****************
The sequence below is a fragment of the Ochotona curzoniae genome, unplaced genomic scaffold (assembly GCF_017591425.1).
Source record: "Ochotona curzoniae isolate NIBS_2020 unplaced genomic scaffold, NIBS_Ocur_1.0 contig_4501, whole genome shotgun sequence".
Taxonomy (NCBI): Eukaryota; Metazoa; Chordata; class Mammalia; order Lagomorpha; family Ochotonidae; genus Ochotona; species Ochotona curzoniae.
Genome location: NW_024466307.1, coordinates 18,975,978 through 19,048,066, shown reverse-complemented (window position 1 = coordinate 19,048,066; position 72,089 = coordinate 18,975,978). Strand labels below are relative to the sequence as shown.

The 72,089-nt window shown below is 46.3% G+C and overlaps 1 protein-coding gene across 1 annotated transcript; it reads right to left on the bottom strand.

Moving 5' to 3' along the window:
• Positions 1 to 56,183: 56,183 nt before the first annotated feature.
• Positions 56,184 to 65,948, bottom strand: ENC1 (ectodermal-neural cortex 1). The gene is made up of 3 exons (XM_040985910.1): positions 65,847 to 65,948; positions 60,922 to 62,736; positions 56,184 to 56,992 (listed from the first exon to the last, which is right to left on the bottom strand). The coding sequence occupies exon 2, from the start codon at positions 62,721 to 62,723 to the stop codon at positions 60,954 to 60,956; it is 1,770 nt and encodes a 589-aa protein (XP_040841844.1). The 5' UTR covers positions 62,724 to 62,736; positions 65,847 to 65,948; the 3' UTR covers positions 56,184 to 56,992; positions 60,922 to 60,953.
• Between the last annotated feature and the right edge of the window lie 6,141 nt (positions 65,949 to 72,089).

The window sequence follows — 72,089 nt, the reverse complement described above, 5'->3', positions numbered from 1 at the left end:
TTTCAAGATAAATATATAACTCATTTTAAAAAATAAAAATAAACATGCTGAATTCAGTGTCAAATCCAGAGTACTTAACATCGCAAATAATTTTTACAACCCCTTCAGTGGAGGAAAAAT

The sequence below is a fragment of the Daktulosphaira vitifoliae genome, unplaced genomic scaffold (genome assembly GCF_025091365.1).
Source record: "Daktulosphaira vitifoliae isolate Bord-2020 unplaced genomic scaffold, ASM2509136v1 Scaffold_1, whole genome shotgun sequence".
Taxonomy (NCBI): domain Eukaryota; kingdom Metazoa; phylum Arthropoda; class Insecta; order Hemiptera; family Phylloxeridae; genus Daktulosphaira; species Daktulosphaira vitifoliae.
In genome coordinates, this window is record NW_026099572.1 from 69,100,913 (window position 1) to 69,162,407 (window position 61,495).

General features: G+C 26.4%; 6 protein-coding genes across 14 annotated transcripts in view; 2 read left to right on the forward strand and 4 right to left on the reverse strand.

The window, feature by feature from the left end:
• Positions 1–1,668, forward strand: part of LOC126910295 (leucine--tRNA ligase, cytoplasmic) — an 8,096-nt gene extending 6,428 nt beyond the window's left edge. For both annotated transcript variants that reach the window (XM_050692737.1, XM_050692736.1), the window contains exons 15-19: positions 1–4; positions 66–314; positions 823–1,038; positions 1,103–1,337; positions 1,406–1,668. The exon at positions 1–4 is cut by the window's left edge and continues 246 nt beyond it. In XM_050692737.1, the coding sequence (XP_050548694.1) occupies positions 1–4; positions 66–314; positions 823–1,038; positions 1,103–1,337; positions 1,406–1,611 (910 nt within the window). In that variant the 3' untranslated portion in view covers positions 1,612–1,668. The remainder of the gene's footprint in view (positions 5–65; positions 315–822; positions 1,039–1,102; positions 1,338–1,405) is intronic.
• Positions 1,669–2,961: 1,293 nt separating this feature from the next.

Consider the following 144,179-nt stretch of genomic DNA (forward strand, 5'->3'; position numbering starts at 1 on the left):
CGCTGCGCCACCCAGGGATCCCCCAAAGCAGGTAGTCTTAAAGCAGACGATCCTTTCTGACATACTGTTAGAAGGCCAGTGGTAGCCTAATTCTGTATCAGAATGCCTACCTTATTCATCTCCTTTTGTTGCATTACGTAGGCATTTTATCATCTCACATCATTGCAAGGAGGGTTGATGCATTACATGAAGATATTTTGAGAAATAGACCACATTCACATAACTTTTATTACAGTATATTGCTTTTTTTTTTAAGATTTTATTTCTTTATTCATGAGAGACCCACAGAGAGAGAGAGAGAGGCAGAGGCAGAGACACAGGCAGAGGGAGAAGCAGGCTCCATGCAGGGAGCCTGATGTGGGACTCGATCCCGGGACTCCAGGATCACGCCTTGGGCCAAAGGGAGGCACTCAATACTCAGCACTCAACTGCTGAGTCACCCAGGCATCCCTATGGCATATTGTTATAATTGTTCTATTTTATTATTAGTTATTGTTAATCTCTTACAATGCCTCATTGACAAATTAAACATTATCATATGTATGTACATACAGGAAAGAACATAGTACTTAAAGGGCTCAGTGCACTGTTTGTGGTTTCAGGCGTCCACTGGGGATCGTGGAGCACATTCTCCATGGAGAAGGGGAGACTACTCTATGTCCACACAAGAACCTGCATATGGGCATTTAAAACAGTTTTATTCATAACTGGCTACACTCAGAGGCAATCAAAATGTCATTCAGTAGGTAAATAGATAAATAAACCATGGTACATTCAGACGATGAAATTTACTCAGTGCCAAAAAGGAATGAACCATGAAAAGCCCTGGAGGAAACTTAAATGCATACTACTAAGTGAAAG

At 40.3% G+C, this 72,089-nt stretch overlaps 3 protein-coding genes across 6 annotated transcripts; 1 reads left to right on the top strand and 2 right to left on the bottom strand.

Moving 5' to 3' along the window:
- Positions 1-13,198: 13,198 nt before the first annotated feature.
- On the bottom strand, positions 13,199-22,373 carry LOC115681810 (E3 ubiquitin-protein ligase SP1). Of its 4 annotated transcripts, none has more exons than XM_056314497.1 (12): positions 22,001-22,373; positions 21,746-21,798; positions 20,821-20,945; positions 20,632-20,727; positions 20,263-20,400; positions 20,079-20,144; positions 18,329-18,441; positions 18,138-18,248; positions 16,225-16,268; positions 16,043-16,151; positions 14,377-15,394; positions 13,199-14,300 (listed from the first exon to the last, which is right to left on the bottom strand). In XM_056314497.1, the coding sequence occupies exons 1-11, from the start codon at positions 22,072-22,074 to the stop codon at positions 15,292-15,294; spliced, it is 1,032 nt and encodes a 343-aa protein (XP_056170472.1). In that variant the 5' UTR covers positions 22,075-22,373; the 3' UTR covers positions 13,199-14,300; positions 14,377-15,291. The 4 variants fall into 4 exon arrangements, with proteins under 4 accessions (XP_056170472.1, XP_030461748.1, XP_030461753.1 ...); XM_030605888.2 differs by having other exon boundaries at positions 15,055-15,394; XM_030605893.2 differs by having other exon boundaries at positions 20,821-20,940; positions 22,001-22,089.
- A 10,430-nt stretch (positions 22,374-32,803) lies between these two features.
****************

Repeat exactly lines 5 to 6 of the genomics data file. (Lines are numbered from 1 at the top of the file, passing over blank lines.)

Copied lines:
The 72,089-nt window shown below is 46.3% G+C and overlaps 1 protein-coding gene across 1 annotated transcript; it reads right to left on the bottom strand.

Moving 5' to 3' along the window: